The Mass concludes with the final Prayers and the Last Gospel.

In the Mass of Paul VI we find a similar two part structure:

the Liturgy of the Word and

the Liturgy of the Eucharist.

Let us see how if they differ, or if they are similar in structure.

The 'Liturgy of the Word' actually begins with the entrance procession, however, we will focus on those elements that are significant in terms of our comparison.

There is an opening Prayer that replaces the Prayers at the Foot of the Altar.

This is followed by the Penitential Rite which may be an exact duplicate of the Kyrie.

We then raise our voices in Praise of God with the Gloria.

Following that we have an Old Testament reading, a Psalm, a New Testament Reading, the Gospel Acclamation, the Gospel and the homily.

This section concludes with the Creed and Prayers of the Faithful (restored from earlier liturgies, not found in Trent).

So, this section seems fairly similar.

The 'Liturgy of the Eucharist' begins with the presentation of the gifts (restored from earlier liturgies), a Prayer over the gifts, the preface and the consecration.

We then partake of the Eucharist.

Mass concludes with the final Prayer, a blessing and a dismissal.

There is no Final Gospel.

The structure of the Mass is very similar, with simplifications and language changes used to make the Mass more accessible to the average person.

Both celebrations show aspects that relate to Meal and to Sacrifice.

We are to participate in the 'paschal Meal' by consuming the Body and Blood of Jesus Christ.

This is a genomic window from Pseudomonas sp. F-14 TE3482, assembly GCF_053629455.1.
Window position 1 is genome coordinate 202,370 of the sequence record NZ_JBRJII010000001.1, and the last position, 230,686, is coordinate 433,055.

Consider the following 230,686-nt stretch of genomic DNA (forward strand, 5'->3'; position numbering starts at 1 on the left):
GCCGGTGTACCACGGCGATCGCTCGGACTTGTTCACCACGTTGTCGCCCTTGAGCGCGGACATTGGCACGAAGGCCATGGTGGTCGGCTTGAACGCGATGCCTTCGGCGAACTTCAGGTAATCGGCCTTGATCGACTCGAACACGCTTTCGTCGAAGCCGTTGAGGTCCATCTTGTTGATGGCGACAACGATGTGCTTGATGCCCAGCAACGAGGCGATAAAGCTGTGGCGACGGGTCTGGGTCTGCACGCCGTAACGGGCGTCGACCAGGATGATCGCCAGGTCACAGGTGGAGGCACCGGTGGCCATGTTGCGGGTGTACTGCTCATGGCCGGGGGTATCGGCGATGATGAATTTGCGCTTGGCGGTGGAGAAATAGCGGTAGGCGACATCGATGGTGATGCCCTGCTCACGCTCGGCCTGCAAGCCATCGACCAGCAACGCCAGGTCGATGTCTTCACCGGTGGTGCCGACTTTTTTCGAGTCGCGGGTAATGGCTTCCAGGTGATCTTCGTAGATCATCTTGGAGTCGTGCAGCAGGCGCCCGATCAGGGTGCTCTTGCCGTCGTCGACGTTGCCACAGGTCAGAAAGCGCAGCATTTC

Throughout the Tridentine Mass we hear the term 'Bread of Heaven', we admit that we are not worthy to receive the Body of Jesus but we do so because we know that we will be healed through His ministry to us.

We are partaking in the Sacrificial Meal made possible by the unbloody Sacrifice of the Mass.

These terms apply perfectly to the Mass of Paul VI.

Jesus is still made present through the re-presentation of his death on Calvary.

We still offer the same Jesus who died once for all.

So, yes, the Mass is both a Sacrifice and a Meal.

Altar or Table?

Another charge is that the stone Altar of Sacrifice has been replaced by a wooden Communion Table.

There is nothing in the canons and decrees of Trent that addresses the substance of the Altar at all.

The custom in most Churches was to make the Altar of stone.

Further, the tradition of long standing was that a Relic be placed in the 'main stone' of the Altar.

Vatican II has this to say about the Altar: 'The Table of a fixed Altar should be made of natural stone; this accords with age-long practice of the Church and its own symbolic meaning. Nevertheless the Bishops' Conference may authorize the use of some other generally accepted and solid material susceptible of good workmanship.

The structure supporting the Table may be of any material so long as it is solid and durable'.

And what of Relics?

Again, Vatican II says: 'The custom of putting Relics of Saints under an Altar to be dedicated is to be retained.

But it is important to verify the authenticity of such Relics'.

Thus, the Altar is both the Altar of Sacrifice and Table around which the Paschal Banquet is served.

Communion under both species

Trent itself made no provision for Communion under both species.

In fact, it deferred the decision to the Pope.

Trent did affirm that under either species one received the fullness of Jesus.